The deacon lives in two worlds or we may say three. The church, the world and the kingdom, and the life of the deacon work in the interplay of these realms as an outworking of allegiance to Jesus.


If deacons are to fulfill these vital roles within the church, it is imperative that churches empower and equip them accordingly. Churches must be willing to commission deacons to venture into the community, lending a compassionate ear to its voices and discerning its pressing needs. Equally crucial, churches must cultivate a receptive environment where the deacon's insights and findings are not just heard but also heeded.


Father of Creation,

God of Hope,

You have called us as deacons to

listen to the needs of the community

and share this with your church.

By your Spirit, grant us hearts to love,

ears to listen, and a prophetic voice to speak.


Amen.

Meditation Four: Love of God made Visible


They are to work with their fellow members in searching out the poor and weak, the sick and lonely and those who are oppressed and powerless, reaching into the forgotten corners of the world, that the love of God may be made visible.’- Ordination of Deacons


The deacon, as a dedicated agent of the Kingdom, bears the holy and humbling responsibility of embodying the love and likeness of Jesus by extending a compassionate hand to the vulnerable, downtrodden, and oppressed within their communities.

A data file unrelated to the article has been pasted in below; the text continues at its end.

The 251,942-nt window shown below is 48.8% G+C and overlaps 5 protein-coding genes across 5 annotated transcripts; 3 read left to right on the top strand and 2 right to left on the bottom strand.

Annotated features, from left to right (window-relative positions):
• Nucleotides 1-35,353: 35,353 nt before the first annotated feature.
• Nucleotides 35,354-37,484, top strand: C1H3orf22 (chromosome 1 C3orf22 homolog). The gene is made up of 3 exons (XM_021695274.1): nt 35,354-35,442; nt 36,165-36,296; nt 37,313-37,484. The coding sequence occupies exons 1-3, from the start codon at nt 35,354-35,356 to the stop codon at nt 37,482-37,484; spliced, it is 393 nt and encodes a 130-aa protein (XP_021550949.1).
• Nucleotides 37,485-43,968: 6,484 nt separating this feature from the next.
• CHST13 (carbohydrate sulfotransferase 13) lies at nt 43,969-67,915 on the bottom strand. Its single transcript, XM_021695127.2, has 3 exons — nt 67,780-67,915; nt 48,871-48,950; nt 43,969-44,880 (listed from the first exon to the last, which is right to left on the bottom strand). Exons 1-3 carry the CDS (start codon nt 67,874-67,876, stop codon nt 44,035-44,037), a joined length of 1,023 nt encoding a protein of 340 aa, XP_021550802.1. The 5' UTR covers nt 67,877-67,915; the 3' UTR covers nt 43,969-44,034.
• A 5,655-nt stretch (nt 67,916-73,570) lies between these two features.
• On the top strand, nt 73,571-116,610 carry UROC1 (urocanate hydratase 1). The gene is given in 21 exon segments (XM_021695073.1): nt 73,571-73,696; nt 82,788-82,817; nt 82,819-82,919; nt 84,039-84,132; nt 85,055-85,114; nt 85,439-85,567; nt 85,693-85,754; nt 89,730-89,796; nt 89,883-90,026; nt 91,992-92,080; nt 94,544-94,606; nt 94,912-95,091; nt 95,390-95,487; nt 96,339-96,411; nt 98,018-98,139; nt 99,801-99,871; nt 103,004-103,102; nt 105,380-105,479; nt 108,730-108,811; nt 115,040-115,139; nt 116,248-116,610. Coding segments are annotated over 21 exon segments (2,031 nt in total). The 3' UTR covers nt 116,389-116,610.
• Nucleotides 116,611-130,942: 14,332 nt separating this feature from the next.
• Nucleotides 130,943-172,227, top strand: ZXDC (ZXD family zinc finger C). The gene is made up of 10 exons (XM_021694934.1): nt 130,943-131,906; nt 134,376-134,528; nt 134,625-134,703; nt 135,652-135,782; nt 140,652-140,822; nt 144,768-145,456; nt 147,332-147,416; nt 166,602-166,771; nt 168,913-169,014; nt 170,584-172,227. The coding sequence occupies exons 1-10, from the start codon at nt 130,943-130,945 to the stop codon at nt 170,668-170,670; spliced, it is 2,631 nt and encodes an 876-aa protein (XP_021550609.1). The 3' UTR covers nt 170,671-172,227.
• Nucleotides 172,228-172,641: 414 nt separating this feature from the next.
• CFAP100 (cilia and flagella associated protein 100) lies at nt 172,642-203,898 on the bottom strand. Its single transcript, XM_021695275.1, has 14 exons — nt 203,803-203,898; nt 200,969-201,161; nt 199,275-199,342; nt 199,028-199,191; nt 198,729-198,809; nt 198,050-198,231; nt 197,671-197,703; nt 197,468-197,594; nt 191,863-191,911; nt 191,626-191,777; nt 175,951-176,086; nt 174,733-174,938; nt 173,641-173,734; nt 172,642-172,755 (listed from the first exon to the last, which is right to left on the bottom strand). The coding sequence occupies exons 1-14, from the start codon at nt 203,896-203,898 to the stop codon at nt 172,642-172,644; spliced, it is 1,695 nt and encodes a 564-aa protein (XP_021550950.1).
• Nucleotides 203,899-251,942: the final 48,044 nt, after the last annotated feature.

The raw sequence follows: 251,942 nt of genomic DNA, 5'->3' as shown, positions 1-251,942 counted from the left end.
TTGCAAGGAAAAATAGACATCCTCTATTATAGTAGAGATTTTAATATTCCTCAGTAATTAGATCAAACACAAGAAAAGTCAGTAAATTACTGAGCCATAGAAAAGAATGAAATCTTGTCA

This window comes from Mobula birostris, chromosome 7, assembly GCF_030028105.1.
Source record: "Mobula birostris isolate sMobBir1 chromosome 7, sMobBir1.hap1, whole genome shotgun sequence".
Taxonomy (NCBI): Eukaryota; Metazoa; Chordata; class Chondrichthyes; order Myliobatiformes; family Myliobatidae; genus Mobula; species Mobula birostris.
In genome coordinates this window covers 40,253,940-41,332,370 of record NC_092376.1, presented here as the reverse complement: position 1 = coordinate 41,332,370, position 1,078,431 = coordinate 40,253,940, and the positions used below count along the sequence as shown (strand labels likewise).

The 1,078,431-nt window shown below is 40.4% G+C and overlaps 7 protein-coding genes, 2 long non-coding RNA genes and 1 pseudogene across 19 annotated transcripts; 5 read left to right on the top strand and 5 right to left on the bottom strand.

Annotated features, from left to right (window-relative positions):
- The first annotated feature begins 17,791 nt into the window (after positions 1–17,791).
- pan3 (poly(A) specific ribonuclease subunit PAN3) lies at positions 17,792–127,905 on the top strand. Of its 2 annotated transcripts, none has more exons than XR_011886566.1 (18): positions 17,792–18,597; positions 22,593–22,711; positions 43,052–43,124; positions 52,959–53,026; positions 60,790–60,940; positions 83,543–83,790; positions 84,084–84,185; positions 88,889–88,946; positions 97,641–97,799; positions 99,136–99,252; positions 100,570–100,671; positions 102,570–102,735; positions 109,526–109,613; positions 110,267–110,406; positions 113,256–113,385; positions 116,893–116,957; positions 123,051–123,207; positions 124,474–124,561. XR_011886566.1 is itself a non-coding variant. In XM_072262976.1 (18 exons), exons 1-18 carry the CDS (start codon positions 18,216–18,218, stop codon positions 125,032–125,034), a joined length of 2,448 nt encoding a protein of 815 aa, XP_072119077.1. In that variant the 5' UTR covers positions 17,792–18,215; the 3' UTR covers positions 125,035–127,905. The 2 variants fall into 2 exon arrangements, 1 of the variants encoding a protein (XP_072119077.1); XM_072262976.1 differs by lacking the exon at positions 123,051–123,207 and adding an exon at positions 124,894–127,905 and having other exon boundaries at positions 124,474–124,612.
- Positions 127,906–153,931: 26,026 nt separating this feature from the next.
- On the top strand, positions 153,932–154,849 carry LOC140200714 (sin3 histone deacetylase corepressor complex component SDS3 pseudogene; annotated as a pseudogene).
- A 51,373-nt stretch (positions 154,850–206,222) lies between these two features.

Crafting a mission action plan rooted in this vision commences with two fundamental questions: 'Who among us is the most vulnerable in our community?' and 'In what ways can we wholeheartedly respond with love?' This missional stance redirects our focus to those who are often overlooked and pushed to the margins, elevating them to the forefront of the church's mission.


A well-defined job description for a deacon should grant the necessary time and space for these transformative encounters.


The diaconal calling can be likened to that of a rescue ship, venturing away from the safety of the harbor to seek, love, and serve those battered and bruised by the storms of life, those who are close to being dashed against the rocks. The deacon, accompanied by their missional allies, willingly steps beyond the confines of comfort; this is not risk avoidance but prudent risk management. This courageous movement towards the margins is an embodiment of the heart of Christ, who time and time again tirelessly sought out the broken and the wounded.


In our communities, it is perhaps the isolated elderly, the drug addict, the mentally ill, who are embraced in the deacon's missional calling.


In these overlooked corners, whether it's the scruffy bed sits, the rough pub, the care home, or the prison cell, the love of God becomes tangible through food parcels, hugs, a listening ear, a shoulder to cry on, support with utility bills, a warm meal, and conversations about the kindness of King Jesus.


Father of Creation,

God of the Weak and Powerless,

You have called us as deacons to

seek out the hungry and hurting,

the oppressed and lonely.

By your Spirit, give us courage and compassion,

to leave the comfort of the harbor to reach those in the storms,

that the love of God may be revealed.

Amen.


Meditation Five: Intercession



Deacon’s share in the pastoral ministry of the Church and in leading God’s people in worship. They preach the word and bring the needs of the world before the Church in intercession.’- Ordination of Deacons